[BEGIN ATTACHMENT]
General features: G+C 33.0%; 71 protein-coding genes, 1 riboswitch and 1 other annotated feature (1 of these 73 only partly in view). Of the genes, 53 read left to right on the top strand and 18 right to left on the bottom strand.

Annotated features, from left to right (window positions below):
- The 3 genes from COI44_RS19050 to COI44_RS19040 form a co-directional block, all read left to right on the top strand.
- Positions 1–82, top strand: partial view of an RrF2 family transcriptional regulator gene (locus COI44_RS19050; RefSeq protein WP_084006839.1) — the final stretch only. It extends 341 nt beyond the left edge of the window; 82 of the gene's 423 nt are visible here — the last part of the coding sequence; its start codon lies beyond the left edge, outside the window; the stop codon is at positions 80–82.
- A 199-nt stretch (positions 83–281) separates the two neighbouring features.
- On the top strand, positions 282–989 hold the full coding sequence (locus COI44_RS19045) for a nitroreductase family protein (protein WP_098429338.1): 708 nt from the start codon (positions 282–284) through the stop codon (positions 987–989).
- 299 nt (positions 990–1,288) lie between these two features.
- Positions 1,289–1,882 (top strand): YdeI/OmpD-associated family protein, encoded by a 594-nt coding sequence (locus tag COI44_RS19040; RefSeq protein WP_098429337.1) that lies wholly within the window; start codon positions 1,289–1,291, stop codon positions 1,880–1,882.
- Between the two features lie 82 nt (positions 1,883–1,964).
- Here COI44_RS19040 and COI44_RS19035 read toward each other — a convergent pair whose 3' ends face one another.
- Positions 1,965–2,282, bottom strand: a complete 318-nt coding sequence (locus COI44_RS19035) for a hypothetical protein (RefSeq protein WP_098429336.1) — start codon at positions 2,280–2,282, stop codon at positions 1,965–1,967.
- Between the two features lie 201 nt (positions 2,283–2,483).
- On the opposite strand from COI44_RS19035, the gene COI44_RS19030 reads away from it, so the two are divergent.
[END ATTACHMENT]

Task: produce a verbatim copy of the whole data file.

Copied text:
General features: G+C 33.0%; 71 protein-coding genes, 1 riboswitch and 1 other annotated feature (1 of these 73 only partly in view). Of the genes, 53 read left to right on the top strand and 18 right to left on the bottom strand.

Annotated features, from left to right (window positions below):
- The 3 genes from COI44_RS19050 to COI44_RS19040 form a co-directional block, all read left to right on the top strand.
- Positions 1–82, top strand: partial view of an RrF2 family transcriptional regulator gene (locus COI44_RS19050; RefSeq protein WP_084006839.1) — the final stretch only. It extends 341 nt beyond the left edge of the window; 82 of the gene's 423 nt are visible here — the last part of the coding sequence; its start codon lies beyond the left edge, outside the window; the stop codon is at positions 80–82.
- A 199-nt stretch (positions 83–281) separates the two neighbouring features.
- On the top strand, positions 282–989 hold the full coding sequence (locus COI44_RS19045) for a nitroreductase family protein (protein WP_098429338.1): 708 nt from the start codon (positions 282–284) through the stop codon (positions 987–989).
- 299 nt (positions 990–1,288) lie between these two features.
- Positions 1,289–1,882 (top strand): YdeI/OmpD-associated family protein, encoded by a 594-nt coding sequence (locus tag COI44_RS19040; RefSeq protein WP_098429337.1) that lies wholly within the window; start codon positions 1,289–1,291, stop codon positions 1,880–1,882.
- Between the two features lie 82 nt (positions 1,883–1,964).
- Here COI44_RS19040 and COI44_RS19035 read toward each other — a convergent pair whose 3' ends face one another.
- Positions 1,965–2,282, bottom strand: a complete 318-nt coding sequence (locus COI44_RS19035) for a hypothetical protein (RefSeq protein WP_098429336.1) — start codon at positions 2,280–2,282, stop codon at positions 1,965–1,967.
- Between the two features lie 201 nt (positions 2,283–2,483).
- On the opposite strand from COI44_RS19035, the gene COI44_RS19030 reads away from it, so the two are divergent.